As more parents look for ways to cut sugar in their child’s diet, artificial sweeteners can look very appealing – they satisfy that sweet tooth without the added calories or that high sugar craze. However, in reality, artificial sweeteners (also known as non-nutritive sweeteners or NNS) are just imposters.
These types of sweeteners are referred to as NNSs, because they do not provide any nutritional value. Hence – imposter! So, we’re left with the question, should we give our young children fake sugar? Sugar-free alternatives might seem better at first glance, but are they truly better for your child as opposed to the real thing?
Hopefully this discussion will give you the information you need as a parent to make the best decision for you and your family in regards to allowing artificial sweeteners into your child’s diet.
Potential Benefits of Artificial Sweeteners
- Artificial Sweeteners aren’t linked to behavior problems.
- These sugars are not known to cause cancer.
- The FDA regulates the safety of artificial sweeteners.
- They are hundreds to thousands of times sweeter than regular sugar therefore very small amounts are used.
- High consumption of normal sugar causes a sugar spike, but artificial sweeteners do not.
- Non-nutritive sweeteners reduce calorie intake, therefore may help with weight loss or weight maintenance.
- For children* who chew gum, sugar-free chewing gums can help prevent cavities.
Potential Concerns of Artificial Sweeteners
- Artificial Sweeteners do not contain nutrients needed to sustain growth and development.
- Healthy gut bacteria production may be altered with high consumption of artificial sweeteners.
- In the American Society for Nutrition Journal, the effects of sweeteners on gut microbiota were evaluated through experimental studies and clinical trials. For more information visit: https://www.ncbi.nlm.nih.gov/pmc/articles/PMC6363527/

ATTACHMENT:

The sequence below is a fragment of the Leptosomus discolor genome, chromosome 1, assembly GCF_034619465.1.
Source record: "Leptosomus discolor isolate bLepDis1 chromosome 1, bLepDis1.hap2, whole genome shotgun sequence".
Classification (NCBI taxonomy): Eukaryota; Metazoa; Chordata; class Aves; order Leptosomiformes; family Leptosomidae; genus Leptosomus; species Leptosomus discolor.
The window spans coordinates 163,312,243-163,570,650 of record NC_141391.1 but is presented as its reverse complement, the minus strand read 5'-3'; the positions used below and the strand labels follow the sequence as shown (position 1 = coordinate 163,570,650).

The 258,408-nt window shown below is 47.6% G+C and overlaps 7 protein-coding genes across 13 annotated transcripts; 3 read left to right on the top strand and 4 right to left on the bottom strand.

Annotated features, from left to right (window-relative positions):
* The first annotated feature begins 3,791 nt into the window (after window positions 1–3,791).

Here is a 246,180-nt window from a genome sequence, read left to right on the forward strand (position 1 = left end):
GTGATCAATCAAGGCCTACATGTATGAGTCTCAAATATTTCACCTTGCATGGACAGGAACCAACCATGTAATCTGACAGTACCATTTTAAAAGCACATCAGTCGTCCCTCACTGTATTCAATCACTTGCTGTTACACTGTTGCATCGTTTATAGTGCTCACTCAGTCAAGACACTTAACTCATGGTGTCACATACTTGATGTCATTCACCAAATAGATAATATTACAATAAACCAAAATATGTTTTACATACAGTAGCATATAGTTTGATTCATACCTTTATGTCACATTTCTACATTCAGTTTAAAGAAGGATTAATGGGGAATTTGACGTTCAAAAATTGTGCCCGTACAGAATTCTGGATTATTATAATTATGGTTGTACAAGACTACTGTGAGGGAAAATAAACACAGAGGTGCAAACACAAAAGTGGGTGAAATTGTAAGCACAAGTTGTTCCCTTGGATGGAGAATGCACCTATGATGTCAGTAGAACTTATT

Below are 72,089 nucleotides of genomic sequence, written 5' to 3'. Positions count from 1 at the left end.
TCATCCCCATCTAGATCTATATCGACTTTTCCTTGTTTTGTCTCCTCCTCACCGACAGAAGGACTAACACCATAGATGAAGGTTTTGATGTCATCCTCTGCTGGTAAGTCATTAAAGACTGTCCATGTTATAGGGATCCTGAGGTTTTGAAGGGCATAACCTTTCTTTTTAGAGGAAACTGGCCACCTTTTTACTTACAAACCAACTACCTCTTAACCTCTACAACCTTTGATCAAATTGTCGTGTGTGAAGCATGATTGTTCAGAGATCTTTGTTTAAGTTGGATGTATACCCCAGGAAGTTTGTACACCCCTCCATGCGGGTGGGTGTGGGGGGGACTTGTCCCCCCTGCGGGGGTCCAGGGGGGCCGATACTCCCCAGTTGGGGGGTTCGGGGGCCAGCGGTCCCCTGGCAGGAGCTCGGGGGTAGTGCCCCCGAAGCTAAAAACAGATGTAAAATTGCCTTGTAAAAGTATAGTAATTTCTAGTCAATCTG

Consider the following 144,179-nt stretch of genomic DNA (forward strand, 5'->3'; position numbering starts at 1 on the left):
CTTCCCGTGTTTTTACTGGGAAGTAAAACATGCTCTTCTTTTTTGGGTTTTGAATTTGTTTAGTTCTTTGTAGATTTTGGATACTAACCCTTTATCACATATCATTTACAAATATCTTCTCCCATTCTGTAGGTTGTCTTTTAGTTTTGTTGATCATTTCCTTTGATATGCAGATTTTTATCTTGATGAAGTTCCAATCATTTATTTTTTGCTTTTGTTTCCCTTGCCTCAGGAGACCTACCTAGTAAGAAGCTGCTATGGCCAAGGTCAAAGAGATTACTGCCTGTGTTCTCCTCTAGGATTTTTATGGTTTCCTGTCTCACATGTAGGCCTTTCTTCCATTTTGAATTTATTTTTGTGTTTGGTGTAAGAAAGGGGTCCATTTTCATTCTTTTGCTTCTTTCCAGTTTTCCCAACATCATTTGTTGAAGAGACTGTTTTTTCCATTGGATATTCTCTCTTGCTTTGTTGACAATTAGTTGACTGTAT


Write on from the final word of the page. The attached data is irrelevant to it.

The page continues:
- There could be changes in appetite and taste preferences in children.
- The more exposure that young children (ages 1-4) have to artificial sweeteners, the more likely they are to prefer those highly sweet options. Allowing increased consumption of these fake sugars can lead to prolonged challenges of getting your child to eat nutrient dense foods that may not taste as sweet. The take away is this: sugar (whether fake or real) can be addictive.
- Sugar-free is not the same thing as healthy.
The fact of the matter is, children need well-balanced and nutrient-dense meals to nourish their growth and development. In moderation, artificial sweeteners can be an OK substitute. The natural sugars found in fruits can be a much better option in helping sustain our little ones and their development.
Peach Strawberry Yogurt Recipe
- 3 cups of strawberries pureed to 1.5 cups
- 3 cups of peaches pureed to 1.5 cups
- 2/3 cups of non-fat plain Greek yogurt (make sure there is no added sugar)
- In a blender, puree strawberries until smooth and then set aside.
- Clean blender and puree peaches until smooth and also set aside.
- Layer the popsicles as follows in the popsicle mold of your choice: 2 teaspoons of strawberry puree, 2 teaspoons of peach puree, and 1 teaspoons of yogurt. Repeat. Make a fruit puree your last layer.
- Gently tap molds on the counter to make sure the layers settle nicely.
- Freeze for at least 6 hours or overnight.
- Yields about 10 popsicles depending on the size of your popsicle mold.
Additional examples of healthier sweeteners include raw honey and date sugar (dehydrated dates that are ground up). Date sugar can be substituted for brown sugar in baking recipes.
As their parent, it’s your responsibility to make an informed decision on whether or not to allow non-nutritive sweeteners in your child’s diet and/or how often. There may be special circumstances where using artificial sweeteners can be a good choice. These instances might include if your child is overweight or has diabetes. Otherwise, there is no reason to consume non-nutritive sweeteners on a regular basis.
*Chewing gum for children under age 4 is a choking hazard.
Academy of Nutrition and Dietetics
American Academy of Pediatrics